Teachers love to facilitate all sorts of opportunities for students that go above and beyond our job description and that is precisely why they have been offered for years without any remuneration.  But the government’s recent tactics have totally decimated all of the goodwill that existed and have consequently created this terrible mess in education.  And if the only leverage we have is to cut out the extras for a period of time, then we have to do it.  Believe me, no teacher is enjoying being in the midst of this crisis, it is incredibly stressful and difficult.  However,  I would rather have my kids miss a few trips, concerts, or tournaments than have them grow up in a dictatorship, wouldn’t you?

Students can and do get all sorts of extra-curriculars through organizations outside of the schools.  If you want to see a certain club or activity continue at your local school, consider offering your time to volunteer to keep it running in the midst of this political uncertainty.  All children in the public education system are still getting their education; their learning is not what is at stake, their future is.  I need to fight this injustice for the sake of my kids and your kids, too.

Although Broten calls it a “collective agreement”, that is not at all what we have in place – nothing has been agreed upon collectively. We have dictated working conditions (that have not even been communicated clearly to us) and a government that is totally unwilling to compromise.   The Ontario Labour Relations Act has not been followed by the government because Bill 115 allows them to override it.  Essentially, they don’t have to play by the same rules.  Apparently, the rights of education workers are not as important as the rights of government officials.

Despite the misinformation that has been circulating in the media, the truth is that there has been no willingness on the government’s side to engage in civilized discussions to try to negotiate something reasonable.  OSSTF and ETFO’s attempts to have those conversations have been shut down.  Instead, the government is wielding unprecedented power to disregard previously existing legislation in order to control a large group of people.  This is simply not okay.  It is ridiculous that the government can approach the Ontario Labour Relations Board to rule against teachers having a political day of protest but they are not accountable to that Board and the Act it upholds at all.  Why not?  That is a question all Canadians should be asking.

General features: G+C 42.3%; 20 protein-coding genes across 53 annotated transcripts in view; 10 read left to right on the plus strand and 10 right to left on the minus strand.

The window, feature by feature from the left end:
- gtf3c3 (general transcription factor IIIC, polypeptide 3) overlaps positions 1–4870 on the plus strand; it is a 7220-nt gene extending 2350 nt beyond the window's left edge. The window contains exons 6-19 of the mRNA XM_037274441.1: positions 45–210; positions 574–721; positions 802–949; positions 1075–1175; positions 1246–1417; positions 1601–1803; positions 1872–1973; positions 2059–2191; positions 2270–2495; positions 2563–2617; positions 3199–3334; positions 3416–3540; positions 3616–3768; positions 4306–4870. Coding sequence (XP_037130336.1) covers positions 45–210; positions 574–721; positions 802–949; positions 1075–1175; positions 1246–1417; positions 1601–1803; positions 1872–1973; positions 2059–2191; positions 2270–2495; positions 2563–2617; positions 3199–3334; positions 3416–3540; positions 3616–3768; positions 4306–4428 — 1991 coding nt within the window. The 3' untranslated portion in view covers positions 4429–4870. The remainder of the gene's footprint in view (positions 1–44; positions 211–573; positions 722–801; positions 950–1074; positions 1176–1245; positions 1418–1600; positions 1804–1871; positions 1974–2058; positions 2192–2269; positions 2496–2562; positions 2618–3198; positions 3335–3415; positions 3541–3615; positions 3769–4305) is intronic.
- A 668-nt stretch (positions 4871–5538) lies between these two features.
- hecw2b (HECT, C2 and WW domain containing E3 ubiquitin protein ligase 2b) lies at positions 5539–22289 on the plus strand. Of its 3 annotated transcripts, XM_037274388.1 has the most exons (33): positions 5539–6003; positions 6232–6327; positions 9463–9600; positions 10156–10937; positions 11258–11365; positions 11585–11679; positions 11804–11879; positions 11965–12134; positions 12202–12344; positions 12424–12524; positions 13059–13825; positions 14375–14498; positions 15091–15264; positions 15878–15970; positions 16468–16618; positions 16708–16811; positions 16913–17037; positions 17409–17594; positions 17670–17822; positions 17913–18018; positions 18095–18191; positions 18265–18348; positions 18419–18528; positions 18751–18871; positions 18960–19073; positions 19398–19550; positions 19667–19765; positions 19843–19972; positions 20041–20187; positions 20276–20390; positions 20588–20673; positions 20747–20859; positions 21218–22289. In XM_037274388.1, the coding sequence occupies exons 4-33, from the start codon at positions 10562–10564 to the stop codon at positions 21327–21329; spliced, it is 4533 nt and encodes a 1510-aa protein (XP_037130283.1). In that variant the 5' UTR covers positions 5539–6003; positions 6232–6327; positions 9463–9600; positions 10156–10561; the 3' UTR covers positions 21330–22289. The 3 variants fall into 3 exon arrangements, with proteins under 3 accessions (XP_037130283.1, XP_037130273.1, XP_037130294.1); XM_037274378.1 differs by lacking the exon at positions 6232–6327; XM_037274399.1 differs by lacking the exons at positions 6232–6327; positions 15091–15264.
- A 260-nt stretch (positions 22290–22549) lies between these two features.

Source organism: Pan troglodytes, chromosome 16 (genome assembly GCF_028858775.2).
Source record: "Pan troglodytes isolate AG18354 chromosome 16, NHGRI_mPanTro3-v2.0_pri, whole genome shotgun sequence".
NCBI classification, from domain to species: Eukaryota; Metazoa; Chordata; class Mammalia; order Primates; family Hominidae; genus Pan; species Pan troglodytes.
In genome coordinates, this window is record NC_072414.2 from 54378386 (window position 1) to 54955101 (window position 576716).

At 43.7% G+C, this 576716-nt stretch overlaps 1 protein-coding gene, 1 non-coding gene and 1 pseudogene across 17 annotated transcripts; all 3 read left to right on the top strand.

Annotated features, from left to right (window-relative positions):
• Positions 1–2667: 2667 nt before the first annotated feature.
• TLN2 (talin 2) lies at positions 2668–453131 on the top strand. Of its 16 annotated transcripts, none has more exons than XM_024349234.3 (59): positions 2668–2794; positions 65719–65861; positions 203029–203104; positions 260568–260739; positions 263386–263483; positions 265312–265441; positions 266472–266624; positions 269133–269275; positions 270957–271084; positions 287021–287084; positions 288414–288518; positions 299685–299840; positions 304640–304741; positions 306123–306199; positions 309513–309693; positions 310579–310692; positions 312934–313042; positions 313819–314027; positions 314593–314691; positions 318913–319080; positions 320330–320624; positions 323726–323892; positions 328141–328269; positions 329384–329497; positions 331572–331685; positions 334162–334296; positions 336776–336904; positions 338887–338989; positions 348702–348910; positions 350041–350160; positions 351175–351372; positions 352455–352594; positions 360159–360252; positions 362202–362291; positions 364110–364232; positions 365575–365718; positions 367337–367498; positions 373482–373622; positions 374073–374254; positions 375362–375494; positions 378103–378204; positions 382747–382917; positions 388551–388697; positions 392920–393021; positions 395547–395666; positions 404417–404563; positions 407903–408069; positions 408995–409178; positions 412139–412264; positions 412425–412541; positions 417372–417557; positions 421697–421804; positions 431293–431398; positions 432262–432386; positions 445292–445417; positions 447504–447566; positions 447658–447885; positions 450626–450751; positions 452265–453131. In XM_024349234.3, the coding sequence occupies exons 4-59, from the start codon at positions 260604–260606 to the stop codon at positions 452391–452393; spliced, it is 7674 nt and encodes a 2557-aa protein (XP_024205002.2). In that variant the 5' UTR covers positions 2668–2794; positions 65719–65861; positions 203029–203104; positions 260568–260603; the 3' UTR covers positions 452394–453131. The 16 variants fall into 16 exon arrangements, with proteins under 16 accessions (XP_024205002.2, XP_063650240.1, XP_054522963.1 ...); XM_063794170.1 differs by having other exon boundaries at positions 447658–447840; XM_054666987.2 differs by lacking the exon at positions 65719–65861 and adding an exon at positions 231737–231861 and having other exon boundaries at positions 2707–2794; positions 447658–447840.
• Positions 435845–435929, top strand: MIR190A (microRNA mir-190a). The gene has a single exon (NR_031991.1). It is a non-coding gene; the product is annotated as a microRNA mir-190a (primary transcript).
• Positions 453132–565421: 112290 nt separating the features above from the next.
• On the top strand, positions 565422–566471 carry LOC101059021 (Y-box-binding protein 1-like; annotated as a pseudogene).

This fight is NOT about wage freezes or sick days at all; teachers are more than willing to acknowledge the need for austerity measures and to make concessions in light of the current economic situation; but, we want to have a voice in how that is done rather than having it shoved down our throats.  So would you.  There are so many cost-saving options that those working in education could suggest because we know the system but we are not being given any opportunity to work together towards a better solution.  If we really need to save money, we should be looking at efficient and intelligent solutions that don’t attack and destroy the morale of those in the front lines.  The government has severely miscalculated the impact of their bulldozer approach and will spend many years having to make amends for that stupidity.

If you are a Canadian, you need to be aware of what is happening because, if teachers give up or, God forbid,  lose this fight, you could be part of the next group that is targeted.   This is a fight against the misuse of power by those in positions of authority in the Ontario government.

Instead of complaining and criticizing, why don’t you try standing with educators in their fight to preserve democracy?  I know I’d sure appreciate it.

  1. Grady Baylis
    February 7, 2013 at 5:40 am -